Sunday, November 30, 2008
Saturday, November 29, 2008
Title: The Boomer Burden - Dealing With Your Parents' Lifetime Accumulation of Stuff
Author: Julie Hall
Publisher: Thomas Nelson, June 1, 2008, paperback, 208 pages
Genre: Non-fiction, How-to
In The Boomer Burden - Dealing With Your Parents' Lifetime Accumulation of Stuff, Julie Hall, a.k.a. The Estate Lady, shares expertise gained during seventeen years spent working in estate liquidation. As a professional estate contents' expert and certified personal property appraiser she is well qualified to give advice. It is not only welcome, but also desperately needed. Parents of baby boomers — Depression survivors who have found a lifetime of security in their possessions — are aging, then dying, and leaving behind a lot more than memories.
In an "Author's Note" at the beginning of the book Hall promises, "This book will provide you with the trustworthy counsel you need when facing the monumental task of walking your parents through their final days and then settling their estate." She proceeds to keep that promise in fifteen chapters that deal with things like:
- how to tell your parents are failing
- the importance of a will
- what an executor is and does
- how to protect the estate from grasping neighbors, friends and relatives
- how to ascertain the value of estate items
- how to clean out your parents' house, and more.
Important points covered in each section are repeated within the chapter as slimmed-down lists, definitions, and words of advice in sidebar-type boxes. Each chapter concludes with "What Can I Do Now?" - a checklist of three pertinent actions for the reader to perform at that particular juncture of the process.
The book ends with three appendices:
- a checklist for parent care
- a list of helpful resources
- a list of estate documents and information that children should locate and keep accessible.
Though the subject matter makes this a hard book to read, Hall's sympathetic tone and reasoned approach helps the reader quell naturally arising angst in favor of paying attention to what needs to be done. Her wealth of stories and anecdotes keeps the book interesting. If the story of neighbors who cleaned out the valuables of a senile lady's house, paying her mere dollars when the pieces were worth hundreds, doesn't outrage you, some of the stories of family treachery will.
Hall's real goal is to move the reader beyond outrage to action. If you are a boomer with aging parents, The Boomer Burden will motivate and guide you. It will show you how to set things up now while your parents are still alive so the estate isn't a nightmare to settle later when there is no will, no knowledge of where important papers are kept, and no list of who gets what. (However, if your parents have died intestate — without a will — it walks you through that scenario as well.) If you are a boomer or a boomer's parent, this book was written to motivate you to look after your stuff yourself and not leave it to your kids.
So, if you're a boomer with failing parents, get this book. As someone who was executor of my mother's estate two years ago, I can vouch for how bang-on its advice is. I only wish I had had it then.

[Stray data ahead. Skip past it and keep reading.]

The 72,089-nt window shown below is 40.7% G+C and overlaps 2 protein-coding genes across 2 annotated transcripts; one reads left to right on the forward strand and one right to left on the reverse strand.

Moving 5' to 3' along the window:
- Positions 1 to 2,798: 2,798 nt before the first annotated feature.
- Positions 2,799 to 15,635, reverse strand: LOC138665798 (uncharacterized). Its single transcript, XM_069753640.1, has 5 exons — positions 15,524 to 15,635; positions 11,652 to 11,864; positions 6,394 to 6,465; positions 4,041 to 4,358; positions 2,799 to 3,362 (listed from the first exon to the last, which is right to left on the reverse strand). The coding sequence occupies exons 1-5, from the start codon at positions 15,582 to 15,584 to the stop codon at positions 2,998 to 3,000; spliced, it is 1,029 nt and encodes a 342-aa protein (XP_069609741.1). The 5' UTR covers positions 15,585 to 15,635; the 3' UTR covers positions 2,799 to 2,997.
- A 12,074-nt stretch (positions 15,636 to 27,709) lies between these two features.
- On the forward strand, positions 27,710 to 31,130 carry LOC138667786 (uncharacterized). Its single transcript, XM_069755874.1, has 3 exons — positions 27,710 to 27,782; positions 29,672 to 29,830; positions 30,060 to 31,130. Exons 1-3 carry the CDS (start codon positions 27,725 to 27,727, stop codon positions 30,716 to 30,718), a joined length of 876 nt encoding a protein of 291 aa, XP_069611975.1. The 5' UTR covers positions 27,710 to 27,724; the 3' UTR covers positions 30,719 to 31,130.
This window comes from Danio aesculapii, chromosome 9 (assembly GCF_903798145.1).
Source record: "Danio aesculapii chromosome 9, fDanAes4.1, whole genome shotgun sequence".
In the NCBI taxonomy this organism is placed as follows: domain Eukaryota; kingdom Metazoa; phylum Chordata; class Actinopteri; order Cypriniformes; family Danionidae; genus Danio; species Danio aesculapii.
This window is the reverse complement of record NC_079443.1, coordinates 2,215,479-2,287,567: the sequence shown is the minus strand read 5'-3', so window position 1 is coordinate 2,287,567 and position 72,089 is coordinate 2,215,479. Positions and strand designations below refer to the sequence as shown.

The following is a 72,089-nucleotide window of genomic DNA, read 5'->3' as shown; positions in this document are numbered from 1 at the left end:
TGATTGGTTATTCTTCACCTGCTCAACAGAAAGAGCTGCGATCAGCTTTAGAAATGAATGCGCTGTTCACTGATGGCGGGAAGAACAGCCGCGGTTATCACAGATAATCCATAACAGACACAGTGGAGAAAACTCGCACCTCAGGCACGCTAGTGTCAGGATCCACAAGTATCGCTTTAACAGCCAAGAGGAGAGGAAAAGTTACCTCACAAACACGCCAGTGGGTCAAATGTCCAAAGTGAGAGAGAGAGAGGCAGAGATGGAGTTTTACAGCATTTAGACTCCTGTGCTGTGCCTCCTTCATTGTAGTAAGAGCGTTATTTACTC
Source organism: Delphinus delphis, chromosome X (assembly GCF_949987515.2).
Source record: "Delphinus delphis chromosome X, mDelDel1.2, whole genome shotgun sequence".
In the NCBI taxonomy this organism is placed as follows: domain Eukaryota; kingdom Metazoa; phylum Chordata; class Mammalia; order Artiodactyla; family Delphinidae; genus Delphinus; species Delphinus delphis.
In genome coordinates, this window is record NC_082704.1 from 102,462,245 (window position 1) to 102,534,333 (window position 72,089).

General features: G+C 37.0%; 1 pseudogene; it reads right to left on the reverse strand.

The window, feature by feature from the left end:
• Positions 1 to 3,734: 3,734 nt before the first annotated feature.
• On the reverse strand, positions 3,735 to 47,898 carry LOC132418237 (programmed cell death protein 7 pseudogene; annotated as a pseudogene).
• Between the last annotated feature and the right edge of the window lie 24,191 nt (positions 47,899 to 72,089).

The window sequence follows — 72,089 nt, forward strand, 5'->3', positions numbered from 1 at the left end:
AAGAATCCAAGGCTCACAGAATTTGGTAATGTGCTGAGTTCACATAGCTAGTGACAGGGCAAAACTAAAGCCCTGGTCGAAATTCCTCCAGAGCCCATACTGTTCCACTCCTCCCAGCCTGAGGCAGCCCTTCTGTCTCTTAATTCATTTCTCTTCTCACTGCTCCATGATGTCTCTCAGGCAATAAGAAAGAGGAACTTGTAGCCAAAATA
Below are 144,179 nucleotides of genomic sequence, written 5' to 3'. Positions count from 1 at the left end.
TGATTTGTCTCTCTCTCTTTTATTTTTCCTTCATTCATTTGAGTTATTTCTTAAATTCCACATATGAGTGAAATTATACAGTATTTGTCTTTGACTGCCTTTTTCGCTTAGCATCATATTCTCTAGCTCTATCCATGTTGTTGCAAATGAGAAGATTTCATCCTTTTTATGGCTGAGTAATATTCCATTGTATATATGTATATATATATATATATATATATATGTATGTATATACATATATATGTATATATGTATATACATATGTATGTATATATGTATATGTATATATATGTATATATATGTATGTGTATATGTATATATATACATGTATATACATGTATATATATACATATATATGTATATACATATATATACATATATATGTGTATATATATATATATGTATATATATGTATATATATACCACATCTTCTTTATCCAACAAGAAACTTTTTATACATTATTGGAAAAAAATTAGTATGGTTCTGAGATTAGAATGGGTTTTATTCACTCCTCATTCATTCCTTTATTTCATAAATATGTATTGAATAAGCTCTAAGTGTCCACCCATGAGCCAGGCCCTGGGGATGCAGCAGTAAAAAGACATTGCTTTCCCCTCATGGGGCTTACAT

If you're a boomer or younger, get this book in any case, not for your parents' estate but for your own. Follow its advice and leave your children one of the best gifts you can give them - a straightforward and well-administered estate.
Friday, November 28, 2008
Thursday, November 27, 2008
Wednesday, November 26, 2008
I've been interviewed - by Koalabear Writer (one of my FellowScript editors - and a talented writer too) in her "Writers On Wednesday" series.
The interview is here.
Thanks Koalabear Writer, for the great questions, and the nudge to remember how I got started in writing.
CALGARY, Alberta, November 19, 2008 (LifeSiteNews.com) - The U of C is again attempting to censor student members of the campus pro-life club by threatening them with arrest and sanctions for non-academic misconduct (including the possibility of suspension and expulsion) if they do not comply with an order to turn Genocide Awareness Project (GAP) displays inward. GAP is a graphic exhibit which includes photographs of unborn babies who have been aborted.
U of C lawyer Paul Beke addressed a letter to pro-life club members which said, "The university has the right to control what people do on its private property," and stated that the university wants the display set up so "passersby could avoid the displays if they were to wish."
.... Stephanie Gray of the Canadian Centre for Bio-Ethical Reform, commenting on the university's attempt to censor the pro-life club said, "There is an important principle of free expression on campus at stake here. Universities should not be allowed to censor controversial, unpopular or minority viewpoints. If the University of Calgary can censor GAP (on the basis of anonymous complaints from people claiming to be offended), this will have direct implications and consequences for all persons on university campuses throughout Canada (not to mention the state of free expression off-campus)."
"Can you imagine them making this demand (turning the displays inwards) of animal rights activists or those who protest the genocide in Darfur?" Gray asked.
Calgary Herald - "No good reason to squelch this debate"
World Net Daily "College threatens pro-life students with arrest"
Calgary Campus Pro-Life Club from where you can download pdfs of the threatening letter sent to the club and the club's response.
Center for Bio-Ethical Reform which sponsors the GAP Project.
View the 24 signs which make up a GAP display.
Quotes from people who have viewed the display.
Is there anything the layperson can do about this? Since education is a provincial responsibility, you might want to contact your MLA (if you live in Alberta):
- Search for your Alberta MLA by postal code
- Write the appropriate government minister
If you'd like to write your member of parliament (federal) find out who your MP is and the contact information here.
Tuesday, November 25, 2008
I probably don't need to tell you, but today is one month from Christmas. Yikes!